Source: comScore U.S. Media Metrix, Tech-News category ranking by unique visitors, PC audience, September 2014
Post Your CommentPlease log in or sign up to comment.
View All Comments
ET - Thursday, December 18, 2014 - linkInnocent until proven guilty? That's not the internet way!
Stuka87 - Thursday, December 18, 2014 - linkPeople like you that block the Ads are part of the reason AnandTech was not profitable enough to stay independent. If you truly cared about this site and enjoyed it, you would turn off the stupid add block software.
StevoLincolnite - Thursday, December 18, 2014 - linkYou imply that Anandtech has the right to advertising revenue from it's audience.
News flash: It's not.
There have been multiple instances when Anandtech and Dailytech's advert delivery systems had been infected by malicious maleware/greyware/spyware/virus/other nasties, which was in-turn passed onto users who did not block adverts.
It is simply safer to block adverts.
Internet is faster if you block adverts.
You save money with internet caps you block adverts.
You save even more money if with power consumption if you block adverts.
Personally, I only visited Anandtech for Dailytech.
And I only visited Dailytech for Anandtech.
Thus I will now visit neither.
Kristian Vättö - Thursday, December 18, 2014 - linkYou can't have your cake and eat it. If everyone shared your view on this, there would be no free content on the Internet (or all free content would be sponsored content i.e. native advertisements). AnandTech isn't a special business that runs on fairy powder, and neither do us editors. Just like in any other business money is needed to pay salaries and other expenses to keep the firm operating.
We have never run malicious or disturbing ads on purpose and as soon as we have gotten the heads up the ad has been taken down.
FunBunny2 - Thursday, December 18, 2014 - linkHere's the problem: some of us have never, and never will, click an advert site. Too many nasties be there. Unless, of course, you've got an advert pusher who gets paid just for the fact of display. And that isn't any different from the newspaper model; and we know what's happened there. Those who choose to block ads do so because they've no intention of going down that rabbit hole. Both you and the advert pusher have, in fact, lost nothing.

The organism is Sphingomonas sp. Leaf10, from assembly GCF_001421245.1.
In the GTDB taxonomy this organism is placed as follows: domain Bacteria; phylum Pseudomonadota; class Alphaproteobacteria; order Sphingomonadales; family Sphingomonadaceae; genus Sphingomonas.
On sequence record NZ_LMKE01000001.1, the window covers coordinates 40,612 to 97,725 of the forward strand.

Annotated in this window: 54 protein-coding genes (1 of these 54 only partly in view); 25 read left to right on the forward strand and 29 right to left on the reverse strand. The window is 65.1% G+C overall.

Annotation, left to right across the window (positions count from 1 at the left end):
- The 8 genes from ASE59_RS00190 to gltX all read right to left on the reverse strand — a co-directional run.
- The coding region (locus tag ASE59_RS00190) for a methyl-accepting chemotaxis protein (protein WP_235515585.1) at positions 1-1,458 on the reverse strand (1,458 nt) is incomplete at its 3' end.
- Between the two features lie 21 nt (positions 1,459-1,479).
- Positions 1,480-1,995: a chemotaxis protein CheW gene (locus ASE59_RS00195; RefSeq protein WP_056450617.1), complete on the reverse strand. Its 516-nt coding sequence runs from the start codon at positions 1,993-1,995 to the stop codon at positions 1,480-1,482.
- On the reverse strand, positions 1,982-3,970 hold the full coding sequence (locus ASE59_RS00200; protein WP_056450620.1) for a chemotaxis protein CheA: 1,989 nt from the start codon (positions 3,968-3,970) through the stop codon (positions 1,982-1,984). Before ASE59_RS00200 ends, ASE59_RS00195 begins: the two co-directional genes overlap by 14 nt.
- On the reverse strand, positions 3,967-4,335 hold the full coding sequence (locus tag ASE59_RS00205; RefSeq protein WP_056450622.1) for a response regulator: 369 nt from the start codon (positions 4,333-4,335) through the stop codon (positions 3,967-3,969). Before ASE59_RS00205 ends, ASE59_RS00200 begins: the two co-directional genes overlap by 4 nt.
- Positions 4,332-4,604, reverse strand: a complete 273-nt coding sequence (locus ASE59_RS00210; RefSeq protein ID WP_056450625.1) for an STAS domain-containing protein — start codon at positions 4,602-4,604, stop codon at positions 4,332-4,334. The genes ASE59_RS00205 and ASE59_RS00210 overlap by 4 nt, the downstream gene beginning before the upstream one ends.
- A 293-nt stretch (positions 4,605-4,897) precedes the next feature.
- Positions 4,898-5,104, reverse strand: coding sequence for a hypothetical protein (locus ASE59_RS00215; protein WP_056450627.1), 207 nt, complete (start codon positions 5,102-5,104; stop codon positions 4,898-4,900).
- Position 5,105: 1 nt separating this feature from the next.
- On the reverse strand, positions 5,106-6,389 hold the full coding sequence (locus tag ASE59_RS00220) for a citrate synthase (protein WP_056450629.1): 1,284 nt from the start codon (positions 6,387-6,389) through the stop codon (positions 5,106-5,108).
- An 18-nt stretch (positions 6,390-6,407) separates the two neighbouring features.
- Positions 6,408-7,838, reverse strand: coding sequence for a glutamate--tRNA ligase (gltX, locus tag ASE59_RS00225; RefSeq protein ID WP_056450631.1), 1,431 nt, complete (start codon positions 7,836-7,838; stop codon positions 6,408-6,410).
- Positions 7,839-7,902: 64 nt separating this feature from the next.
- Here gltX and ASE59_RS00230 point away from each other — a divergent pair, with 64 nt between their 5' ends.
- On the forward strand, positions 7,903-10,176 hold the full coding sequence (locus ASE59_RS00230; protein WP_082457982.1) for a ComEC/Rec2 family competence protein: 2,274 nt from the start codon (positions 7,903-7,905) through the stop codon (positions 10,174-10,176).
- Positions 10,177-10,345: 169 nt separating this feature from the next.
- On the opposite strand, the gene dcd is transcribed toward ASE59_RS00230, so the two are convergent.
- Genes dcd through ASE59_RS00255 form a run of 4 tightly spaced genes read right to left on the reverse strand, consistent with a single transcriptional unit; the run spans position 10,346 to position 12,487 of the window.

Kristian Vättö - Thursday, December 18, 2014 - linkEven the view helps us financially. From the about page:
"Success in our advertising campaigns is measured by both the number of times an ad is loaded/viewed and the number of clicks an ad receives. Even if you have no intentions of clicking on an ad, the view itself helps support AnandTech."
So yes, even if you have zero intention of clicking an ad, you can support us by whitelisting AnandTech in your adblocker.
FlyTexas - Thursday, December 18, 2014 - linkThat is fine that you take the ad down, but you also have to (or should have to) pay damages to anyone infected.
Does the ad income provide enough of a cushion to do that? If not, then you shouldn't be running the adds.
You are responsible for everything on your site, including the ads. Until web sites start compensating victims for malware from ads, I'll continue to block them.
stadisticado - Thursday, December 18, 2014 - linkI could understand your perspective if you paid to Anandtech to view their website directly and then malicious code struck your computer within their 'paid' walled garden. On the free internet, I'd consider a better analogy to be if a roadside political poster or a sign spinner struck your car with their sign by accident. In those cases, the sign installer or sign spinner might be liable for striking your car, but not the object of the advertisement.
In the same way, ad-serving companies are at fault for malicious ads. Not the website or metaphorical roadway where you're struck by them.
FlyTexas - Friday, December 19, 2014 - linkI see your point, but in this case, the sign installer or sign spinner was picked by the political poster and is paid by the spinner.
There is a financial relationship, so AT has a duty of care that they don't pick sign spinners that cause harm.
If a business hires a sign spinner and the spinner damages your car, rest assured the business is liable.
StevoLincolnite - Friday, December 19, 2014 - linkWho says I want my content free?
Anandtech has never given me a choice on the matter.
You may not have intentionally ran the questionable advertising, you may not have intended for your viewers to loose their time and money.
But the fact is... It did happen, multiple times. Do not expect for users to reciprocate and leave themselves vulnerable.
This is where capitalism, which I am a big proponent of, comes into play.
If you run a business model that relies on advertising revenue... And that revenue enters into decline, then you need to adapt and change and look towards other business models for growth... Or fall into obscurity.
This is where innovation and out-side-of-the-box thinking can change the landscape dramatically.
Again, you are not entitled to our advertising revenue, in-fact you lost my trust years ago in that regard.
And I ask everyone to block adverts, the internet is a faster, safer and better place without them.